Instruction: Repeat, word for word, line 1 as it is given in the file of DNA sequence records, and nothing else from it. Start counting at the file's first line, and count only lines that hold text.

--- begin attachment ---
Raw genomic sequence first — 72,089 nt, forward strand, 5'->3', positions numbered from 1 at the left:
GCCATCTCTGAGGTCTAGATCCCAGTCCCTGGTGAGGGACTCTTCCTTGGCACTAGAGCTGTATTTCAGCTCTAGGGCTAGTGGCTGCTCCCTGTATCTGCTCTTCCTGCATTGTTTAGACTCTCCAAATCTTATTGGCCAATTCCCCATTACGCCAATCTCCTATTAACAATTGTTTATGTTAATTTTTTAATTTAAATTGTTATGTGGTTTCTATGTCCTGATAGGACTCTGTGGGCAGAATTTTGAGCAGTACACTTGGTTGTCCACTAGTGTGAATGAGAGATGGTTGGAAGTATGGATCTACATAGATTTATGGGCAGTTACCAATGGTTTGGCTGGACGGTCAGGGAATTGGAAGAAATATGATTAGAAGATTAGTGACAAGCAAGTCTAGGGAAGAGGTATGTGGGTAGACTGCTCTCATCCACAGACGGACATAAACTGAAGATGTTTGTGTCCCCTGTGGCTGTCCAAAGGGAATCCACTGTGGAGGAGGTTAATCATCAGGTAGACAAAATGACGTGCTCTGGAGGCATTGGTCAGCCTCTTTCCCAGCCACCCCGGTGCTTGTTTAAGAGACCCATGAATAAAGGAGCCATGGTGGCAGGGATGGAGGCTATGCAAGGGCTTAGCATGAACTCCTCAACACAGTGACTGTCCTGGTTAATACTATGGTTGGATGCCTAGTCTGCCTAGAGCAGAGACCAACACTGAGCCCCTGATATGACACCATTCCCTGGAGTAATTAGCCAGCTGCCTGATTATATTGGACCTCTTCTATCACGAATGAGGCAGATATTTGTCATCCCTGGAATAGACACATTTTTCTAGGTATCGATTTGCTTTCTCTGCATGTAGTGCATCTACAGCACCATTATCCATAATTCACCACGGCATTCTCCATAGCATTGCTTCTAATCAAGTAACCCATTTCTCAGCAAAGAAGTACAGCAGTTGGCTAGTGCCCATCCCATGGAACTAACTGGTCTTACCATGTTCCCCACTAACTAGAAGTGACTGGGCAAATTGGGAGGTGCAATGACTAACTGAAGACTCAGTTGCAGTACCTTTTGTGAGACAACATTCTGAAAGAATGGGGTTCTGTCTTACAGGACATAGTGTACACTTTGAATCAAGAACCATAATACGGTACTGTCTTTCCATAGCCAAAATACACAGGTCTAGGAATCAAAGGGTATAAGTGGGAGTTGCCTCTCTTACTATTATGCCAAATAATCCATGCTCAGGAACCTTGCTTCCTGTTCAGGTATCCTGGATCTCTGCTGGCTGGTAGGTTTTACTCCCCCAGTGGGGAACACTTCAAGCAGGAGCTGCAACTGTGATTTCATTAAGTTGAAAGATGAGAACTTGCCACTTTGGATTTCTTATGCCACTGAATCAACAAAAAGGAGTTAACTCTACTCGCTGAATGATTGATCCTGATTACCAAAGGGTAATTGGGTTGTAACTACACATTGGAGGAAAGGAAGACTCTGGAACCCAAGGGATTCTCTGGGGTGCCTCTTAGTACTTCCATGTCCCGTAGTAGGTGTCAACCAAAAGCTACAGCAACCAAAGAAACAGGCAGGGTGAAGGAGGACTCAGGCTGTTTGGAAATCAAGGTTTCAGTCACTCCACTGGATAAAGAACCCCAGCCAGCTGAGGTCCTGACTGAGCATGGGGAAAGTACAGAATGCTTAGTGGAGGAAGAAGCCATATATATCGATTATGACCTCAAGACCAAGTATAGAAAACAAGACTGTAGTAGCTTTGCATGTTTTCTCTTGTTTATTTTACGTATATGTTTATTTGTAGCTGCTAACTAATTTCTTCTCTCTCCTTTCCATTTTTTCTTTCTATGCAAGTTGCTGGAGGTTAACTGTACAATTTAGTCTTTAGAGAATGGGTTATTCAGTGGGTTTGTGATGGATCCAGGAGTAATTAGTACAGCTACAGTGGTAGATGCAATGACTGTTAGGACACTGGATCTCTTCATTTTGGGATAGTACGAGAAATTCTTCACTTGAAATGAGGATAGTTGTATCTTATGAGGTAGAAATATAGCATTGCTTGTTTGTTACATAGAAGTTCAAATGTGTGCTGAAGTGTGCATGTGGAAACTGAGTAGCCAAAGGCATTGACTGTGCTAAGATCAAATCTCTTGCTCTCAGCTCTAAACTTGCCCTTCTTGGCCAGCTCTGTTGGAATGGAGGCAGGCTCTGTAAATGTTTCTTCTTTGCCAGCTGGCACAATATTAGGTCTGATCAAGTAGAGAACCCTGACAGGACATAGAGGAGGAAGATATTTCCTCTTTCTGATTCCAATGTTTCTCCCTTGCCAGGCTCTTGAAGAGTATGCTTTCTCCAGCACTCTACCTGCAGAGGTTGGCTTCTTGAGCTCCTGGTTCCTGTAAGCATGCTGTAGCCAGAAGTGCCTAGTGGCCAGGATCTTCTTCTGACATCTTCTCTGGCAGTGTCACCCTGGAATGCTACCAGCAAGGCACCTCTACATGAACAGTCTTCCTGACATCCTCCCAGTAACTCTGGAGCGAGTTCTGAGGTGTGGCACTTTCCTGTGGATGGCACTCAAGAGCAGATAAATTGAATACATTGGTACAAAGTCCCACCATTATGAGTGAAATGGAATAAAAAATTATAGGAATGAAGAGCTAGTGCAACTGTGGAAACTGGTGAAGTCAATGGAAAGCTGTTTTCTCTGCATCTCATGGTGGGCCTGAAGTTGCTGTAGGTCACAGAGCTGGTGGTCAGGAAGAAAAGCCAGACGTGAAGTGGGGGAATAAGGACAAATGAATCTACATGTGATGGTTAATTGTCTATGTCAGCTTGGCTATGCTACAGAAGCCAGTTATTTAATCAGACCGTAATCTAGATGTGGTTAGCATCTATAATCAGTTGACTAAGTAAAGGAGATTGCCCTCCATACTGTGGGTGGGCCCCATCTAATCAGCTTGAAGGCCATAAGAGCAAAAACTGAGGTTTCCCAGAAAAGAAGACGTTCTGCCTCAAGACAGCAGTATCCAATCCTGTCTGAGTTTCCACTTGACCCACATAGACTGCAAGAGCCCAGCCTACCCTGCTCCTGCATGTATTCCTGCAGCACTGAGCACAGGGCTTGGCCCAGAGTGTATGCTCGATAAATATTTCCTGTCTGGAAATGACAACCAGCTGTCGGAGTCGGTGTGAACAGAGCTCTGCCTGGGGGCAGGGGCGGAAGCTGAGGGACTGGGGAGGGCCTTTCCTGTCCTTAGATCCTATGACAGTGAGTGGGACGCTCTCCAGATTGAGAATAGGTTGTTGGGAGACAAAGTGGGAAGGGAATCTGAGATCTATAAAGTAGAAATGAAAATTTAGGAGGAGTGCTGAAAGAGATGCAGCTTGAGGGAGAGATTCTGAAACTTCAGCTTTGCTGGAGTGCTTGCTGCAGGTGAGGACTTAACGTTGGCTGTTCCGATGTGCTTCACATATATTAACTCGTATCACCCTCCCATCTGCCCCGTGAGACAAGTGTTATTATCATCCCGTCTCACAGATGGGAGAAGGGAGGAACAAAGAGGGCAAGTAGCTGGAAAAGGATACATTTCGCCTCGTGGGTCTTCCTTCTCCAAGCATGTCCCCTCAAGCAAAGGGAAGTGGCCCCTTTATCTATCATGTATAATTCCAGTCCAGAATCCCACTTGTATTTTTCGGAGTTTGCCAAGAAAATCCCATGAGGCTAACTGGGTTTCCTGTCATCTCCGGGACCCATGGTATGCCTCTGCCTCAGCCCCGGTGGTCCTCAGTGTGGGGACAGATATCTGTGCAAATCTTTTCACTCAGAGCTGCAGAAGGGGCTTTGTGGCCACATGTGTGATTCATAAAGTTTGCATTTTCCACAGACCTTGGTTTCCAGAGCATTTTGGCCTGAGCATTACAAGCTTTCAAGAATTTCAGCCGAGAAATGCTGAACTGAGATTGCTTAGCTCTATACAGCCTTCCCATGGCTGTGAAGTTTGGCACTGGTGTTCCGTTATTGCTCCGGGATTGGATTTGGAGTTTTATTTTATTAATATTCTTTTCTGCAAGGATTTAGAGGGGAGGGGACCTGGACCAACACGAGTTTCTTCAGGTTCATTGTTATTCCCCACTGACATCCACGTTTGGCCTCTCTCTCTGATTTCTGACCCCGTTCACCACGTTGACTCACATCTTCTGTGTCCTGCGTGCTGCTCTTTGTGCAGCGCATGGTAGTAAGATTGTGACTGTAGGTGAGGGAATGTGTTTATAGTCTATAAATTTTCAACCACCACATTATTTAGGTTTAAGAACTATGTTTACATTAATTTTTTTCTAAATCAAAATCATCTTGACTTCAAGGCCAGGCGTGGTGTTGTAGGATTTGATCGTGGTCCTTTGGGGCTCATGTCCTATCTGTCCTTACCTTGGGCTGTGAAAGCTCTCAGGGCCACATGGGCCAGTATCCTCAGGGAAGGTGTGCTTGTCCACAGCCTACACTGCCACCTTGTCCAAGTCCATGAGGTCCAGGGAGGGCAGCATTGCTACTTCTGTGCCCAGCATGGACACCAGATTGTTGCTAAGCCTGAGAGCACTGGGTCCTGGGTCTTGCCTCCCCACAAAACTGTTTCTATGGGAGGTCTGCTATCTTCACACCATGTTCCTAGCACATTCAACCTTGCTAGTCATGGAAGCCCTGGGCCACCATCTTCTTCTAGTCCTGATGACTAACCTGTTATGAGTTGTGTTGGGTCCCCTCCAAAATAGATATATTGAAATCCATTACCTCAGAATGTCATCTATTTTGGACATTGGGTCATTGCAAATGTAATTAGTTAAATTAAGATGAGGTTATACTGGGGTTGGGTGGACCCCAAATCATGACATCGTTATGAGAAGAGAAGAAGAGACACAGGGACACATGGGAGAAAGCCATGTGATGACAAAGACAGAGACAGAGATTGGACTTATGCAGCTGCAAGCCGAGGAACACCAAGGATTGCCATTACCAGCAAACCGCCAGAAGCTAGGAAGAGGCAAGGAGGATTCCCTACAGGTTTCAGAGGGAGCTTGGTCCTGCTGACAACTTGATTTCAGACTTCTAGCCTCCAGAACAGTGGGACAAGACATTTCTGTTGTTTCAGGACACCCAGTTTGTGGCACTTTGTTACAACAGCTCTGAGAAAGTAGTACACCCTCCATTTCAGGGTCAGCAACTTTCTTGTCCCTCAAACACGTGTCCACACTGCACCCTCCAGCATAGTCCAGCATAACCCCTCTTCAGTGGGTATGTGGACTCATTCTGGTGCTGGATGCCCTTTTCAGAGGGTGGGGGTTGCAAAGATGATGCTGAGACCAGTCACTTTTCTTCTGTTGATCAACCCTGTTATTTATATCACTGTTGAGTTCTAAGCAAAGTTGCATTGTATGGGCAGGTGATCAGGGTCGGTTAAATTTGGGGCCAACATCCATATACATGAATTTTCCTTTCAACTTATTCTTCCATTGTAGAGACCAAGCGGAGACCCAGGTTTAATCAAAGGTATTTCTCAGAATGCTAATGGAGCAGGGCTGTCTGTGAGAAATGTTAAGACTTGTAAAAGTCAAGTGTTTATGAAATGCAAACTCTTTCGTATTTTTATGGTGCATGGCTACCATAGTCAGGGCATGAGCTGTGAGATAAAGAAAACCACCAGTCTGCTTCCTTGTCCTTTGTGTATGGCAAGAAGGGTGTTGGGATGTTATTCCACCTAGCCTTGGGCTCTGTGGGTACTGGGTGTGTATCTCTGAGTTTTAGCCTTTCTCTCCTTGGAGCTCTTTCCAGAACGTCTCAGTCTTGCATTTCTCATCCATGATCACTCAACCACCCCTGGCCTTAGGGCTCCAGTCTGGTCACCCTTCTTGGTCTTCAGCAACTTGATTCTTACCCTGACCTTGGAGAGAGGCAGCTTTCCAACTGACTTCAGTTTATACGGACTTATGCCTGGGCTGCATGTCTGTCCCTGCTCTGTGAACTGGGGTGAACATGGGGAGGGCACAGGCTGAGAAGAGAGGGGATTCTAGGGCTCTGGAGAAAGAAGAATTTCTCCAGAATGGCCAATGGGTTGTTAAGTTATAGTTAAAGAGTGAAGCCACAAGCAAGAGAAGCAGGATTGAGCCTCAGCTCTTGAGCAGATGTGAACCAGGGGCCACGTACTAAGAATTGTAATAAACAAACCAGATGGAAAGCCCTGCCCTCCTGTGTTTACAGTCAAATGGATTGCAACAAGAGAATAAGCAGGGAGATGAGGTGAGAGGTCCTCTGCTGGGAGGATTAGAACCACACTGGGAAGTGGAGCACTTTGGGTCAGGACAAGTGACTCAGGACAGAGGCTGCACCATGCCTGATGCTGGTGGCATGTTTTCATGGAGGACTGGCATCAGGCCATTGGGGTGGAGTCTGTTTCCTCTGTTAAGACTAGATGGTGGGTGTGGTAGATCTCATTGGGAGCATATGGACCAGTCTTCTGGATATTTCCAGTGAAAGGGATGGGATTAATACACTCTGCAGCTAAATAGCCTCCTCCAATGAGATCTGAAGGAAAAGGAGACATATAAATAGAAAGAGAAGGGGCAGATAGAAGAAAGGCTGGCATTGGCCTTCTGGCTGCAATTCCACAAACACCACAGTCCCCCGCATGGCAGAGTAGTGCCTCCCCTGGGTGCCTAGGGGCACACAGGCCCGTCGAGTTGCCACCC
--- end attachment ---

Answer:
Raw genomic sequence first — 72,089 nt, forward strand, 5'->3', positions numbered from 1 at the left: